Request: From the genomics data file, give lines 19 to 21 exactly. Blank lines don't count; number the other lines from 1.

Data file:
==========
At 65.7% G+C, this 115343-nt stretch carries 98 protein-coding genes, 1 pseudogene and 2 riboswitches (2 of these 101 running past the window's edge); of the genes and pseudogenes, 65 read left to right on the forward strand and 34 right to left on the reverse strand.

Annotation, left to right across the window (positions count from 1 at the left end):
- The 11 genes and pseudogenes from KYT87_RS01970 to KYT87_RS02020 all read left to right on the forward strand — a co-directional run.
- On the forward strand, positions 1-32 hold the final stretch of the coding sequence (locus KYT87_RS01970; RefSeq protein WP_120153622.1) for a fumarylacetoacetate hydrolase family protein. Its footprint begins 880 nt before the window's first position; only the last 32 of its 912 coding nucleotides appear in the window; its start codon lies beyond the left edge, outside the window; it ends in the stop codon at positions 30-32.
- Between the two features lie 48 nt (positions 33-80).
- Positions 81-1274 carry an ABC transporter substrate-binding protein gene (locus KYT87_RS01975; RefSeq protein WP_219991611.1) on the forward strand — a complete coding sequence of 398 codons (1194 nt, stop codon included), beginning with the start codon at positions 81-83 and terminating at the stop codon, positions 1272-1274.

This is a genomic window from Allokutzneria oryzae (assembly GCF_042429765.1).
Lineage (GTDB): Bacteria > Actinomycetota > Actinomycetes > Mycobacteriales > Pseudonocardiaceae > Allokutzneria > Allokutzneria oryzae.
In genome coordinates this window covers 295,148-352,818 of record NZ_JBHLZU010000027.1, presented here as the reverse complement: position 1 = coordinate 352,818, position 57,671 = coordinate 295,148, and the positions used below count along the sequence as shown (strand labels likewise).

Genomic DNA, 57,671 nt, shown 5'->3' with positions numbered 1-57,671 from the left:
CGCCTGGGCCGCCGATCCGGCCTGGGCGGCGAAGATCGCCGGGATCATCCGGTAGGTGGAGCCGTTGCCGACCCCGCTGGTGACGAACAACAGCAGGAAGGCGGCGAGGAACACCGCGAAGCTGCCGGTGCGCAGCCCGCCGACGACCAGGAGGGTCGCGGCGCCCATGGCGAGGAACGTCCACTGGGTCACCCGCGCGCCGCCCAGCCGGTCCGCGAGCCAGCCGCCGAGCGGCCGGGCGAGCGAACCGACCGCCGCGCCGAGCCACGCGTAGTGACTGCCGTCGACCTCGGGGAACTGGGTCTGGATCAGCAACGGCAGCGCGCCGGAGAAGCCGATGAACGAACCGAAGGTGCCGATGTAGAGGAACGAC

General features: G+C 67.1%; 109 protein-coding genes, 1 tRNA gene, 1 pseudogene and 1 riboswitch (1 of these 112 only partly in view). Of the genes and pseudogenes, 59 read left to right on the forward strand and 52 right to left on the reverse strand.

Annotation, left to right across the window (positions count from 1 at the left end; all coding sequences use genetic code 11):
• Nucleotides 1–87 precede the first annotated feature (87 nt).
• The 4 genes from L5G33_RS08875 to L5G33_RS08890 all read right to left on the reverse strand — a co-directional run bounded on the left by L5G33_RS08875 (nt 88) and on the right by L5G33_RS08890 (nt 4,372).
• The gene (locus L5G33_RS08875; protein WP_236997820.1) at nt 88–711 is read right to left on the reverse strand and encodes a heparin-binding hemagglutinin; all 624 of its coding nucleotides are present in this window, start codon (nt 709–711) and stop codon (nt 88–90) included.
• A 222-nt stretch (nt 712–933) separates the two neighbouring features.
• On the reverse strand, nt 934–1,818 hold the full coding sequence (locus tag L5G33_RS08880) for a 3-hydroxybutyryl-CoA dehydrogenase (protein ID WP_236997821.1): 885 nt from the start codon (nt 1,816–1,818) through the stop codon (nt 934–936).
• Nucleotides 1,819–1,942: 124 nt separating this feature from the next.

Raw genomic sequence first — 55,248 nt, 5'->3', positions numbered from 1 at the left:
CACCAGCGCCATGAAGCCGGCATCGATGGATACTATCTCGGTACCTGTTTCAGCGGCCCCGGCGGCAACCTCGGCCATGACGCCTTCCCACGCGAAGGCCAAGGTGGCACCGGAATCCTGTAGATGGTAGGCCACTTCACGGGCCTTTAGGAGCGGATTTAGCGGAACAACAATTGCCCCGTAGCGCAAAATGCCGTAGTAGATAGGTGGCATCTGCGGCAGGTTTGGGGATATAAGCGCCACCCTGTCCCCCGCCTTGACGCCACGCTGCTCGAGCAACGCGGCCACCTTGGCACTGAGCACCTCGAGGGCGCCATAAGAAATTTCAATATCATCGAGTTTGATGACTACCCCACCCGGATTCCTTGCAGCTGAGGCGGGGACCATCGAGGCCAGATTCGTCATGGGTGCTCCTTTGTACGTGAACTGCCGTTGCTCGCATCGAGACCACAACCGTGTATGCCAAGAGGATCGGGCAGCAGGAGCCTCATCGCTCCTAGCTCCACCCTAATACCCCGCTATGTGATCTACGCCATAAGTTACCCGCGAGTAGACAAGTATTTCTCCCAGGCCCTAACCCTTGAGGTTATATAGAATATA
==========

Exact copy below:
• Nucleotides 1,819–1,942: 124 nt separating this feature from the next.

Raw genomic sequence first — 55,248 nt, 5'->3', positions numbered from 1 at the left:
CACCAGCGCCATGAAGCCGGCATCGATGGATACTATCTCGGTACCTGTTTCAGCGGCCCCGGCGGCAACCTCGGCCATGACGCCTTCCCACGCGAAGGCCAAGGTGGCACCGGAATCCTGTAGATGGTAGGCCACTTCACGGGCCTTTAGGAGCGGATTTAGCGGAACAACAATTGCCCCGTAGCGCAAAATGCCGTAGTAGATAGGTGGCATCTGCGGCAGGTTTGGGGATATAAGCGCCACCCTGTCCCCCGCCTTGACGCCACGCTGCTCGAGCAACGCGGCCACCTTGGCACTGAGCACCTCGAGGGCGCCATAAGAAATTTCAATATCATCGAGTTTGATGACTACCCCACCCGGATTCCTTGCAGCTGAGGCGGGGACCATCGAGGCCAGATTCGTCATGGGTGCTCCTTTGTACGTGAACTGCCGTTGCTCGCATCGAGACCACAACCGTGTATGCCAAGAGGATCGGGCAGCAGGAGCCTCATCGCTCCTAGCTCCACCCTAATACCCCGCTATGTGATCTACGCCATAAGTTACCCGCGAGTAGACAAGTATTTCTCCCAGGCCCTAACCCTTGAGGTTATATAGAATATA